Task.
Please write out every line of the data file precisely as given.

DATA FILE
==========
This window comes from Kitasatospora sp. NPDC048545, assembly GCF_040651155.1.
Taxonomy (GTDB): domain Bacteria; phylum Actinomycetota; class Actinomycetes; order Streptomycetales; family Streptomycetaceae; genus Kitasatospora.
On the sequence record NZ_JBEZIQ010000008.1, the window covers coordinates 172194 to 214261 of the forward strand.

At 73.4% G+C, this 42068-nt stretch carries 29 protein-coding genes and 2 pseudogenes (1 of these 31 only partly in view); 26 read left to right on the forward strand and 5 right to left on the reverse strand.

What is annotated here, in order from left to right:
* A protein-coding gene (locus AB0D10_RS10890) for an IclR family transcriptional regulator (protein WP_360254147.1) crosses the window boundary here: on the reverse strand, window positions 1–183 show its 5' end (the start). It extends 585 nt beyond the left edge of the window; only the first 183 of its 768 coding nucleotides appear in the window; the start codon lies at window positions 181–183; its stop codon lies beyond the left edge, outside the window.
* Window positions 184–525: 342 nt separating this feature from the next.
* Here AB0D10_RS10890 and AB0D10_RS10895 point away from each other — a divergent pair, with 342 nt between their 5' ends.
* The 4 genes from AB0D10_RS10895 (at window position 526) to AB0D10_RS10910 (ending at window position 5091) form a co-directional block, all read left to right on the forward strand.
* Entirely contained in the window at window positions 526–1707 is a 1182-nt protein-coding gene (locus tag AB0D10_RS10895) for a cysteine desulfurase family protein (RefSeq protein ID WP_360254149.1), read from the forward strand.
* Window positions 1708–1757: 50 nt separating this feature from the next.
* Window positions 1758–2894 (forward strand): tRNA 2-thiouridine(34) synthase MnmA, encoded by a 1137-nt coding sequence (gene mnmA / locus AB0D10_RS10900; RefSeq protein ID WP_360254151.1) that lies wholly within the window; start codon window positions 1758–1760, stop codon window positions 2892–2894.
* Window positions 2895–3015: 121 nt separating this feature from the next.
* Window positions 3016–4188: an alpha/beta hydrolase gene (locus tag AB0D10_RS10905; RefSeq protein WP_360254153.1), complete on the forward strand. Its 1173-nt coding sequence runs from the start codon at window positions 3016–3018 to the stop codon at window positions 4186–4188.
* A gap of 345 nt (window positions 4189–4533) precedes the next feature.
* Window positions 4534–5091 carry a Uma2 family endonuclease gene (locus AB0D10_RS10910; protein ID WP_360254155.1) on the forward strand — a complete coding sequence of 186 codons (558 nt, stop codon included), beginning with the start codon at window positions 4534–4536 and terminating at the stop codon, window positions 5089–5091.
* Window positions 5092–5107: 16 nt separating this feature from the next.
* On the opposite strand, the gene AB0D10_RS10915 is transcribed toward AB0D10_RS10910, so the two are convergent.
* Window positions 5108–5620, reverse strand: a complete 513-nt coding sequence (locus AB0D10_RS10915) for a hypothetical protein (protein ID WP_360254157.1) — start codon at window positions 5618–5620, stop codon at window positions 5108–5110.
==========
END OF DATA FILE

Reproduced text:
This window comes from Kitasatospora sp. NPDC048545, assembly GCF_040651155.1.
Taxonomy (GTDB): domain Bacteria; phylum Actinomycetota; class Actinomycetes; order Streptomycetales; family Streptomycetaceae; genus Kitasatospora.
On the sequence record NZ_JBEZIQ010000008.1, the window covers coordinates 172194 to 214261 of the forward strand.

At 73.4% G+C, this 42068-nt stretch carries 29 protein-coding genes and 2 pseudogenes (1 of these 31 only partly in view); 26 read left to right on the forward strand and 5 right to left on the reverse strand.

What is annotated here, in order from left to right:
* A protein-coding gene (locus AB0D10_RS10890) for an IclR family transcriptional regulator (protein WP_360254147.1) crosses the window boundary here: on the reverse strand, window positions 1–183 show its 5' end (the start). It extends 585 nt beyond the left edge of the window; only the first 183 of its 768 coding nucleotides appear in the window; the start codon lies at window positions 181–183; its stop codon lies beyond the left edge, outside the window.
* Window positions 184–525: 342 nt separating this feature from the next.
* Here AB0D10_RS10890 and AB0D10_RS10895 point away from each other — a divergent pair, with 342 nt between their 5' ends.
* The 4 genes from AB0D10_RS10895 (at window position 526) to AB0D10_RS10910 (ending at window position 5091) form a co-directional block, all read left to right on the forward strand.
* Entirely contained in the window at window positions 526–1707 is a 1182-nt protein-coding gene (locus tag AB0D10_RS10895) for a cysteine desulfurase family protein (RefSeq protein ID WP_360254149.1), read from the forward strand.
* Window positions 1708–1757: 50 nt separating this feature from the next.
* Window positions 1758–2894 (forward strand): tRNA 2-thiouridine(34) synthase MnmA, encoded by a 1137-nt coding sequence (gene mnmA / locus AB0D10_RS10900; RefSeq protein ID WP_360254151.1) that lies wholly within the window; start codon window positions 1758–1760, stop codon window positions 2892–2894.
* Window positions 2895–3015: 121 nt separating this feature from the next.
* Window positions 3016–4188: an alpha/beta hydrolase gene (locus tag AB0D10_RS10905; RefSeq protein WP_360254153.1), complete on the forward strand. Its 1173-nt coding sequence runs from the start codon at window positions 3016–3018 to the stop codon at window positions 4186–4188.
* A gap of 345 nt (window positions 4189–4533) precedes the next feature.
* Window positions 4534–5091 carry a Uma2 family endonuclease gene (locus AB0D10_RS10910; protein ID WP_360254155.1) on the forward strand — a complete coding sequence of 186 codons (558 nt, stop codon included), beginning with the start codon at window positions 4534–4536 and terminating at the stop codon, window positions 5089–5091.
* Window positions 5092–5107: 16 nt separating this feature from the next.
* On the opposite strand, the gene AB0D10_RS10915 is transcribed toward AB0D10_RS10910, so the two are convergent.
* Window positions 5108–5620, reverse strand: a complete 513-nt coding sequence (locus AB0D10_RS10915) for a hypothetical protein (protein ID WP_360254157.1) — start codon at window positions 5618–5620, stop codon at window positions 5108–5110.